Officers for the National Newspaper Publishers Association present Roy Lewis (second from left) with a Torch Award for his outstanding achievement during Black Press Week at the Dupont Circle Hotel in northwest D.C. on March 23. (Shevry Lassiter/The Washington Informer)
Officers for the National Newspaper Publishers Association present Roy Lewis (second from left) with a Torch Award for his outstanding achievement during Black Press Week at the Dupont Circle Hotel in northwest D.C. on March 23. (Shevry Lassiter/The Washington Informer)

The National Newspapers Publishers Association (NNPA) on Thursday presented esteemed individuals in the black community with awards for outstanding work in their respective fields.

In celebration of the 190th year of the Black Press, the NNPA held its annual Torch Awards at the DuPont Circle Hotel in Northwest to honor standout African-Americans in their respective fields, including Donna Brazile, Wade Henderson and Roy Lewis.

“On behalf of General Motors we are proud to be a partner with the NNPA for over 20 years and are excited to celebrate 190 years of the Black Press,” said Cherie Wilson, General Motors’ director of federal and administrative affairs. “I want to first thank Dr. Ben Chavis, [Washington Informer publisher] Denise Rolark Barnes and members of the NNPA for their tireless efforts to ensure the voices of the black community is heard through more than 200 African-American-owned community newspapers throughout the United States.”

Wilson had a special message for Brazile, who suddenly fell ill and was unable to make the ceremony.

“To Donna, especially since it’s Women’s History Month, thank you for what you represent to little black girls everywhere,” Wilson said. “You helped inspire my interest in politics well over a decade ago.”

Brazile received the award for Outstanding Leadership and Achievement in Political Empowerment, Henderson for Outstanding Leadership and Achievement in Civil and Human Rights and Lewis for Outstanding Leadership and Achievement in Photography.

“We named this award years ago because we needed to pay tribute to those among us not only for their outstanding contributions in their fields, but also for the contributions made that have had sustainability to it,” said Chavis, NNPA president and CEO. “In this work there is a lot of tension, and a lot of stress. If you know anything about the civil rights movement you know about tension and stress.”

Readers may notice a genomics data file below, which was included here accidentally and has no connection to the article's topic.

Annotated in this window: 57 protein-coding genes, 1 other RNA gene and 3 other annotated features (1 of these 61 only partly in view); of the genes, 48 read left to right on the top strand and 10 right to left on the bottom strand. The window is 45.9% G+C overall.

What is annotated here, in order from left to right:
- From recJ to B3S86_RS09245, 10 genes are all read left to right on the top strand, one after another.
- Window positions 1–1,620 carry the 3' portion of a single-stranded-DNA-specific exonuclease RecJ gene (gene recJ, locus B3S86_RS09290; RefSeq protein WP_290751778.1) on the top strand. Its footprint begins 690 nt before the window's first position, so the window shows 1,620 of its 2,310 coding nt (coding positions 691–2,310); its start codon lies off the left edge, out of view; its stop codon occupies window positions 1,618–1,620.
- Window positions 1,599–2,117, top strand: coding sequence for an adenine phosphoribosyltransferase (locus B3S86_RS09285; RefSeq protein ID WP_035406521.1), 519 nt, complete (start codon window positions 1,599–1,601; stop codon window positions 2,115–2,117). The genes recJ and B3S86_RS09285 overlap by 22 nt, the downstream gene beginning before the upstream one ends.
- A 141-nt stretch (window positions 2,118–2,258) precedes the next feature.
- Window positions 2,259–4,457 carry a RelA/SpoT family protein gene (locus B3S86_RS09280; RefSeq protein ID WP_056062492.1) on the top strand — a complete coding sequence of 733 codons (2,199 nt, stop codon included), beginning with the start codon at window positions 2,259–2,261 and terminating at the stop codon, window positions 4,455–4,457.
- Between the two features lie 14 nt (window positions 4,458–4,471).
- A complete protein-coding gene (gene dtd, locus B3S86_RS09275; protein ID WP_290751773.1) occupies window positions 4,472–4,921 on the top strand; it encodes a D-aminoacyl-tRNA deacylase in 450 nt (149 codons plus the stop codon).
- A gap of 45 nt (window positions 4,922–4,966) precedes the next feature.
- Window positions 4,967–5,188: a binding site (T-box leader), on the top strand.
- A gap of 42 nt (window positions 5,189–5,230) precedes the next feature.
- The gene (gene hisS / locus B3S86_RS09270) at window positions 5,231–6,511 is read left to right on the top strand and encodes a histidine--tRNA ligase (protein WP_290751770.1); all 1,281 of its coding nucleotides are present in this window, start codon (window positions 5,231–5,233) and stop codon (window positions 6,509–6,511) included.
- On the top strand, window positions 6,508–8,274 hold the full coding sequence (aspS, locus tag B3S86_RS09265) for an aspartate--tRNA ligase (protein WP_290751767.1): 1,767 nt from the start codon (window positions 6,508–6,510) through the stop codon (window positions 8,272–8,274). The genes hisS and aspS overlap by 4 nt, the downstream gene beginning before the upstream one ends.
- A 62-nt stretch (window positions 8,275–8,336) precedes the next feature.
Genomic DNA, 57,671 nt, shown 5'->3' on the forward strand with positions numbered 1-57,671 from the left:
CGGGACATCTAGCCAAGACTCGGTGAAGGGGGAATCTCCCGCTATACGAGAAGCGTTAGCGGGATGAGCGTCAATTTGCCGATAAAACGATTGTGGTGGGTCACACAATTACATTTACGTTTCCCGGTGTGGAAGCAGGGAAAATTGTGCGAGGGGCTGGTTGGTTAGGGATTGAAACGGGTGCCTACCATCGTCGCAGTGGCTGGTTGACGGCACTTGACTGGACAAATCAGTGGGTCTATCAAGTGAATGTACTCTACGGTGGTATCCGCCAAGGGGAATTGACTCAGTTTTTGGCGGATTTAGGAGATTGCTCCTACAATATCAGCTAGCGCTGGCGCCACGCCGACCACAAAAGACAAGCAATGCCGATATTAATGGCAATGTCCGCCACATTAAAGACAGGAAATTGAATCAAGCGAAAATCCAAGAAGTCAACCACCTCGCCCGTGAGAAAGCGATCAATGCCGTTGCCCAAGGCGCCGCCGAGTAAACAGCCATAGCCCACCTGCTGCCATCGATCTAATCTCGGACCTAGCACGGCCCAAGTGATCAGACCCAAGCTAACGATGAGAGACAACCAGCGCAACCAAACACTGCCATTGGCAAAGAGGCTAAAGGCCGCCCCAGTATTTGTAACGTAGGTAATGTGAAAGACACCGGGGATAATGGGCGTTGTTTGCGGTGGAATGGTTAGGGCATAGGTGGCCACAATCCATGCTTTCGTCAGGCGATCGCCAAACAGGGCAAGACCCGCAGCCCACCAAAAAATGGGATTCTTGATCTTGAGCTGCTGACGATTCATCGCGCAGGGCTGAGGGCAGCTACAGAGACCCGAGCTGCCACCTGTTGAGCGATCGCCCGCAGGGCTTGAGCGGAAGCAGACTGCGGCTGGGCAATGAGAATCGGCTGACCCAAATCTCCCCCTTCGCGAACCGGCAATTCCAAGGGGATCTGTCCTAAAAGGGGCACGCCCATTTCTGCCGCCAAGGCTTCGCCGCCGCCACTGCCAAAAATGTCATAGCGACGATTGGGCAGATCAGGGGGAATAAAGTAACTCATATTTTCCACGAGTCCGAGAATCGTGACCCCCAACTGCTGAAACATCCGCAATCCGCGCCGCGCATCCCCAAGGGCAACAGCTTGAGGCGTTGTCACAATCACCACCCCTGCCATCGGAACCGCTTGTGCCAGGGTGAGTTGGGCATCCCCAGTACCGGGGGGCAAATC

Chavis lauded Brazile as a “champion, warrior sister and leader who led the Democratic Party through some hard times.”

“I don’t think the nation as a whole has really thanked her for her service,” he said. “It’s easy to not let people ride off into the sunset, but die in the sunset of life. I want to make sure that we give her this award in person in June when we reconvene for our national convention of the NNPA.”

Chavis also championed Lewis, a renowned veteran photographer.

“He’s been all over the world — the Caribbean, Africa all over the United States,” Chavis said. “Roy Lewis has used the camera to document and tell our stories of the struggle for freedom, justice and equality.”

Lewis asserted that he feels privileged to have been on the road for so long.

“When I started covering the NNPA maybe 40-50 years ago, you would have me and maybe one other photographer,” he said. “Now look everybody has a camera. It’s wonderful.

“I tell people my work is not really for today,” Lewis said. “I think of my work as the same as the people that built the pyramids. They built the pyramids for us to see how great we are, so in one hundred years when people look at my work they will see this period. We’re living in history right now. Let’s keep making history.”

Of Henderson, Chavis said that he has personally witnessed the president of Leadership Conference on Civil and Human Rights rise to the occasion thousands of times.

“The name Wade Henderson is synonymous with civil rights,” Chavis said. “He epitomizes what it means to be on the front line of the struggle.”

Henderson praised the NNPA for their truth telling in this new political era.

“The fact that the NNPA is here in Washington right now on March 23 is no mere coincidence and no accident,” he said. “You are here because it was intended that you be here and do what you can do to tell the truth.

“There is a serious challenge to truth as we know it,” Henderson said. “There is no such thing as alternative facts. Alternative facts are lies. Thank God for the First Amendment, because [otherwise] there would be no Black Press.”

For the second year, the NNPA joined with the National Association of Hispanic Publications (NAHP) for a legislative summit and strategize jointly.

“We are demonstrating what it means to collaborate and build bridges, to build new opportunities, new visions, and face challenges with increased strength when black and brown people work together,” said Al McFarland, chair of the NNPA Foundation. “This is a unique and powerful partnership between the NNPA and the National Association of Hispanic Publications.”

NAHP President Martha Montoya said the partnership “is a gift from God, because we are all stronger together.”

“This partnership is allowing us to go out and speak one language which is the language of opportunity,” she said.

Sarafina Wright is a staff writer at the Washington Informer where she covers business, community events, education, health and politics. She also serves as the editor-in-chief of the WI Bridge, the Informer’s...

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